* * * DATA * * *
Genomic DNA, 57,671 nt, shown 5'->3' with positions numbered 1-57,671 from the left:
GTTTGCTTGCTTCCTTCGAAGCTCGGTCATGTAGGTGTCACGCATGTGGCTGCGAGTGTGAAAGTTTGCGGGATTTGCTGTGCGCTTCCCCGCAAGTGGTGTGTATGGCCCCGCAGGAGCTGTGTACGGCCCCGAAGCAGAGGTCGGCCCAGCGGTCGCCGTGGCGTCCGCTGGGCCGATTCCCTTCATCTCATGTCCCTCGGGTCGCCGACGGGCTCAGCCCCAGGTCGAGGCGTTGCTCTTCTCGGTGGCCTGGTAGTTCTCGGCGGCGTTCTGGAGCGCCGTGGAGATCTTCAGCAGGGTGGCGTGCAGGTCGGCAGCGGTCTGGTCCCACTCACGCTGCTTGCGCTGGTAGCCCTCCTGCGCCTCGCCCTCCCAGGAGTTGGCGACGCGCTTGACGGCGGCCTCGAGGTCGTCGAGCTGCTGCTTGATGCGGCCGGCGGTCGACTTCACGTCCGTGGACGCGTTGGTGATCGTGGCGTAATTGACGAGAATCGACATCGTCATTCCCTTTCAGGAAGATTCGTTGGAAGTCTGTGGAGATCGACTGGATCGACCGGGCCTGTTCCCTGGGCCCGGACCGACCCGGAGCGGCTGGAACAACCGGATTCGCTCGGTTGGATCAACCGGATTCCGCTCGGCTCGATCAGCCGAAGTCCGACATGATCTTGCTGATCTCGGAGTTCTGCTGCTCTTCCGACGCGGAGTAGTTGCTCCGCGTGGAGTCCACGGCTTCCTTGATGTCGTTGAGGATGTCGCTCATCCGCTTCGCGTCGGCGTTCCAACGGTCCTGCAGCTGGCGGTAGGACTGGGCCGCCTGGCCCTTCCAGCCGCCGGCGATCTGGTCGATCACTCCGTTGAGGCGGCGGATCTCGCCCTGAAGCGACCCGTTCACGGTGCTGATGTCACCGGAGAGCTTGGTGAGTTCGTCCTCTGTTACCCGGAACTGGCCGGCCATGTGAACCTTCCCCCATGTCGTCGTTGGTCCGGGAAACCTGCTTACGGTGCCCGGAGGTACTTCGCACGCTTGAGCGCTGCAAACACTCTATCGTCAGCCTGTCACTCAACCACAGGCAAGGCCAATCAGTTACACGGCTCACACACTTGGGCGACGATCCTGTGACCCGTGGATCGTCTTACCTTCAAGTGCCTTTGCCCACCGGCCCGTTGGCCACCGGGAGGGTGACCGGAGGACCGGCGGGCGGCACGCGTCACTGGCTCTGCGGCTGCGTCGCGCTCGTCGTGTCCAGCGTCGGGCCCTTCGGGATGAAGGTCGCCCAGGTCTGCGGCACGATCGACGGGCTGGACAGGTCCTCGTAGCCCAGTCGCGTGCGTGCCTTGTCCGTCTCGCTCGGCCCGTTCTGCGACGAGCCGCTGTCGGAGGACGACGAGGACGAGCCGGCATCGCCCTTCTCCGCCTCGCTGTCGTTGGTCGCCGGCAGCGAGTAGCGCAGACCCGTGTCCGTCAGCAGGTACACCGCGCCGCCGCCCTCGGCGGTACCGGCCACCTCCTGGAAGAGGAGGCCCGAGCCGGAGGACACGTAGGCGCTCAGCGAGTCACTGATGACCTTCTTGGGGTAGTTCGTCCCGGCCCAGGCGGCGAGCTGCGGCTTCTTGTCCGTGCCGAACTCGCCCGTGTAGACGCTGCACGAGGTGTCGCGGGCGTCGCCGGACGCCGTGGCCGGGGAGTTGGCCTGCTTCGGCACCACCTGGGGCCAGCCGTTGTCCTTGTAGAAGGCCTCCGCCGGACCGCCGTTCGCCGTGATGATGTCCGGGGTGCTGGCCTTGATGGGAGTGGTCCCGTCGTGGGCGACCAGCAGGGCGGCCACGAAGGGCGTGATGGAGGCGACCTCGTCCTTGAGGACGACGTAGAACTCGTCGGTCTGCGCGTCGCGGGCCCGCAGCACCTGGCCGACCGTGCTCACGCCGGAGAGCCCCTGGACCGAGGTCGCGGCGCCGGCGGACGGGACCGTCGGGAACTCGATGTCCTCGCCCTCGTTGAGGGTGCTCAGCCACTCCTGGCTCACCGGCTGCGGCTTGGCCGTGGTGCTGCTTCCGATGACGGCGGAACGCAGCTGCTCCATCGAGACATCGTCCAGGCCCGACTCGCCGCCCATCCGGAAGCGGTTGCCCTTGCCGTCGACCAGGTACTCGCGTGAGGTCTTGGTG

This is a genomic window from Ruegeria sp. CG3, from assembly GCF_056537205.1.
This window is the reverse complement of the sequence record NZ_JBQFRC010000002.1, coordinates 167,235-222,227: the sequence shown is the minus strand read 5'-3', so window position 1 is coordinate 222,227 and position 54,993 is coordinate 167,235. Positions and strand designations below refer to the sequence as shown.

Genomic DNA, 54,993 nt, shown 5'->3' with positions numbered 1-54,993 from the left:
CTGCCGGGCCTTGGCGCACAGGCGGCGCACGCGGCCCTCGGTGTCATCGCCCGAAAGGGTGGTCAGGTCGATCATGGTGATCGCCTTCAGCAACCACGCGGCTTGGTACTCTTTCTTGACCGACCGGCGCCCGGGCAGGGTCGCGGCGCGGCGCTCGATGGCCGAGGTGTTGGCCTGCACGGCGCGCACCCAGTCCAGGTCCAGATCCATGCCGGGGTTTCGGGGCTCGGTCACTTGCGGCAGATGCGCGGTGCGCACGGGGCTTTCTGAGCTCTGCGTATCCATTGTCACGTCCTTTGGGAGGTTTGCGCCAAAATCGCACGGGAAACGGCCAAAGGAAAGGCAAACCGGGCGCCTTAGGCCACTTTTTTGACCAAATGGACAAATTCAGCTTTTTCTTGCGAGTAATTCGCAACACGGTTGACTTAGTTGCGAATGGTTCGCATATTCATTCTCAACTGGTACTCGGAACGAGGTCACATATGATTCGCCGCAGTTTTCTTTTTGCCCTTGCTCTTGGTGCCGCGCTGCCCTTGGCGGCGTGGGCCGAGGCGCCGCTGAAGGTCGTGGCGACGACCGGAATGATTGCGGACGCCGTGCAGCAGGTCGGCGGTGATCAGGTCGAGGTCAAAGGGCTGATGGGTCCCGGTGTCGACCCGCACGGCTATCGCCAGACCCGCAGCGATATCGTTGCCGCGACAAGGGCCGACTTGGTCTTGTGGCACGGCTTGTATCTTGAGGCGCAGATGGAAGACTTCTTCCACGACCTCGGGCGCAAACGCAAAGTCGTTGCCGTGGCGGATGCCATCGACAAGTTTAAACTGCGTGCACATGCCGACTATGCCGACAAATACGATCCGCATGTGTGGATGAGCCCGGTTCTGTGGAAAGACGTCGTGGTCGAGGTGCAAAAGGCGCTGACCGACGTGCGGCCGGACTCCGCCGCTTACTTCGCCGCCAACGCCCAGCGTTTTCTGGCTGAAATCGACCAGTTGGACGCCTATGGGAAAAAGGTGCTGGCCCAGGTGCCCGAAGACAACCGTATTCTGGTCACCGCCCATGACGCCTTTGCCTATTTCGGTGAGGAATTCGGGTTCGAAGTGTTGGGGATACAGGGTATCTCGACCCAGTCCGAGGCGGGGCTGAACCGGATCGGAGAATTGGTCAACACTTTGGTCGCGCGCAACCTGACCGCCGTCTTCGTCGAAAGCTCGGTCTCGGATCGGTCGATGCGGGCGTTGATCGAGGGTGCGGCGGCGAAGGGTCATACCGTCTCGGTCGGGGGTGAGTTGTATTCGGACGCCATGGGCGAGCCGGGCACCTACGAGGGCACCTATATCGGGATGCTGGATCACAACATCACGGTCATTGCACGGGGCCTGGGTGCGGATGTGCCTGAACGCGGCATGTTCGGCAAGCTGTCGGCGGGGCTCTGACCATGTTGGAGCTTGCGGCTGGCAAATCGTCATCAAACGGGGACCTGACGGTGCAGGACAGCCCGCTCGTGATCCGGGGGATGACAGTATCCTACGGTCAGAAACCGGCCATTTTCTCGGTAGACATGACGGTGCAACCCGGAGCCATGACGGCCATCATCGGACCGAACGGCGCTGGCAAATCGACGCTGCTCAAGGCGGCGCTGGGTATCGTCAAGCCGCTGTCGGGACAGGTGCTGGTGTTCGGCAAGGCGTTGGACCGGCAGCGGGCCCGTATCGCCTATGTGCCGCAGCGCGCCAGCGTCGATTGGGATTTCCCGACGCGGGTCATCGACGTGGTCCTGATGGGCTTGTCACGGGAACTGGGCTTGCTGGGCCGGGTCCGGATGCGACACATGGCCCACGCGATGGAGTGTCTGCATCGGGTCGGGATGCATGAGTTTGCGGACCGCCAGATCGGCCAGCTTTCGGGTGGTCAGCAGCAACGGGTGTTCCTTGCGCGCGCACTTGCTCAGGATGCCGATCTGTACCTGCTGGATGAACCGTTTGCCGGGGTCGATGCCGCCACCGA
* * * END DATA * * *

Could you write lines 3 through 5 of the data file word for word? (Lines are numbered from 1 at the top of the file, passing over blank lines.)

This is a genomic window from Ruegeria sp. CG3, from assembly GCF_056537205.1.
This window is the reverse complement of the sequence record NZ_JBQFRC010000002.1, coordinates 167,235-222,227: the sequence shown is the minus strand read 5'-3', so window position 1 is coordinate 222,227 and position 54,993 is coordinate 167,235. Positions and strand designations below refer to the sequence as shown.

Genomic DNA, 54,993 nt, shown 5'->3' with positions numbered 1-54,993 from the left: